Construction

A picture of a shadow of scaffolding.
Trapac / Flickr

There was a deadly construction accident Monday in Raleigh.  A number of men were working on an 11-story building in a busy section of downtown when the accident occurred.  

Witnesses say three men fell to their deaths and a fourth man was hospitalized when scaffolding buckled and collapsed.

John Boyette is a spokesman for the City of Raleigh.

“This involved a scaffold, a collapse of a scaffold.  So that seems to be what the investigation is centering on," said Boyette.

Some North Carolina legislators say they were surprised and upset to hear that their House Chamber is undergoing renovations.

They say they didn’t green light the $125,000 expense, and that it didn't go through the legislative services commission. The project received approval from the office of House Speaker Thom Tillis, who is transitioning to U.S. senator.

“Quite a surprise,” said House Republican Representative Julia Howard. “I am shocked that they’re taking the red curtains down, that’s a piece of our history. It does disturb me.”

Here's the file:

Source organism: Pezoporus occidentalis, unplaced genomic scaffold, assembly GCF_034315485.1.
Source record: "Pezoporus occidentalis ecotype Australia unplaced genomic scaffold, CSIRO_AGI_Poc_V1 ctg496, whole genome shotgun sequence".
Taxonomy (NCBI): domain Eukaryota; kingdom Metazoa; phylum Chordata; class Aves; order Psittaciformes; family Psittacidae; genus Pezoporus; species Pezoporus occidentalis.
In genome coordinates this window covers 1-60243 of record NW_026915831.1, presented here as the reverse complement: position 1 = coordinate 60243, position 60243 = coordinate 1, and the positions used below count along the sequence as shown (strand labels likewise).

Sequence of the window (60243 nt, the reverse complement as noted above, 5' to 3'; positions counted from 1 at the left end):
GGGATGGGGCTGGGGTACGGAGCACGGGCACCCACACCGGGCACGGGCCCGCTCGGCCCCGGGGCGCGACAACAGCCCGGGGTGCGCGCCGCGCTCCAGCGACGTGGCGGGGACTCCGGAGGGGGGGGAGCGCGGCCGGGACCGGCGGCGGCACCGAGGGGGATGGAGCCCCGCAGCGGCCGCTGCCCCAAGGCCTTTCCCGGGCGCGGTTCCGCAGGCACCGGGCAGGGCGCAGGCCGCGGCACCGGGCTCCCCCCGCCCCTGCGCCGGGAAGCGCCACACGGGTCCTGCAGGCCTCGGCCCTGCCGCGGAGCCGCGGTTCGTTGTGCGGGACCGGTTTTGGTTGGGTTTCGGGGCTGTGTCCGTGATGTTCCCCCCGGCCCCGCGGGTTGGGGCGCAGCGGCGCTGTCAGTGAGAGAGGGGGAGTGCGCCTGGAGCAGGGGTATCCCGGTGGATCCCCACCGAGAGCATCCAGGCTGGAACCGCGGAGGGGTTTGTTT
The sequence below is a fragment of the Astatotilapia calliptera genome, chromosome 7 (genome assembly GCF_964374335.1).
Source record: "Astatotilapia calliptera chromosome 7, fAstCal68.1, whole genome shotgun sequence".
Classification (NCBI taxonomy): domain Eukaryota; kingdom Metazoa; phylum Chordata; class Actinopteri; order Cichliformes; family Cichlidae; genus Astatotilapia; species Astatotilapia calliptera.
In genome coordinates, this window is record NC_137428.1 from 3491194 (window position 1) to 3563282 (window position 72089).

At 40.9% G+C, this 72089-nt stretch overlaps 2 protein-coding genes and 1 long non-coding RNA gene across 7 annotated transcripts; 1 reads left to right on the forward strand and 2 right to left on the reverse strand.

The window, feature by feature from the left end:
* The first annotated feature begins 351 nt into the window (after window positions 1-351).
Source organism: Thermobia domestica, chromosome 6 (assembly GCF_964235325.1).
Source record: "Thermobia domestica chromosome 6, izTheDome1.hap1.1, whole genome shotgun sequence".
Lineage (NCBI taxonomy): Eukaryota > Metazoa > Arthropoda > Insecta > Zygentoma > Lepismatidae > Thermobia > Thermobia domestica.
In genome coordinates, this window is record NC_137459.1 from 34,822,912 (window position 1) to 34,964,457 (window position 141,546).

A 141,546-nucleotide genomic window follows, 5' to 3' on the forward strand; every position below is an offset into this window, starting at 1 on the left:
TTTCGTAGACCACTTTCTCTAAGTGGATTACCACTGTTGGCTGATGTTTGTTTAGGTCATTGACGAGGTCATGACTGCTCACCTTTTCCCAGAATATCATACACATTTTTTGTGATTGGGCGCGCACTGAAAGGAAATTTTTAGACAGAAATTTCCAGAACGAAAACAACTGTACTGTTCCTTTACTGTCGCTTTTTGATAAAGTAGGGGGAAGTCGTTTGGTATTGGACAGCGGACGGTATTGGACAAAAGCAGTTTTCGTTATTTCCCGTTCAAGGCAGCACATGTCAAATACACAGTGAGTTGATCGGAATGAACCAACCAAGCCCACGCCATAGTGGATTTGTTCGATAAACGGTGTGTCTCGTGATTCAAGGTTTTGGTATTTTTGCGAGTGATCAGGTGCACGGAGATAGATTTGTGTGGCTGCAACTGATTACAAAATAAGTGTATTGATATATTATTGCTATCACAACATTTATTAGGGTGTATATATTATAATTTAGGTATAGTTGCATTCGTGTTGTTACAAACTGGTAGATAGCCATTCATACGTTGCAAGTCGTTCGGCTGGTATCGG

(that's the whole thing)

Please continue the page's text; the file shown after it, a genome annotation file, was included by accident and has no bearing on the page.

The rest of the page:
Photo: A camera attached to a remote control airplane
Chris Goldberg / Flickr/Creative Commons

A series of laws passed by the General Assembly this summer will go into effect today, affecting areas of construction, pollution and privacy. The variety in legislation reflects the broad reach of the state House and Senate this year.

Coal Ash

A picture of City Market in the Moore Square Historic District.
jmturner / Wikipedia

Raleigh's Historic Development Commission is hosting a public meeting tonight about the city's historic preservation rules. Experts and the public will weigh in on the city's design guidelines for appropriate building projects in historic districts.

Martha Lauer is a city planner and also directs the Raleigh Historic Development Commission.

“The city would like to see changes in its local historic districts managed so that the character in each district is protected,” she said.

Martin Marietta Materials

Raleigh-based Martin Marietta Materials is moving ahead with its largest acquisition yet.  It is acquiring leading cement producer Texas Industries.

Martin Marietta is one of the largest U.S. producers of construction aggregates like crushed stone, sand and gravel.  Once the company formally merges with Texas Industries, it’s sure to be number one.

The $2.7 billion transaction couldn’t come at a better time, as housing and other construction is starting to bounce back.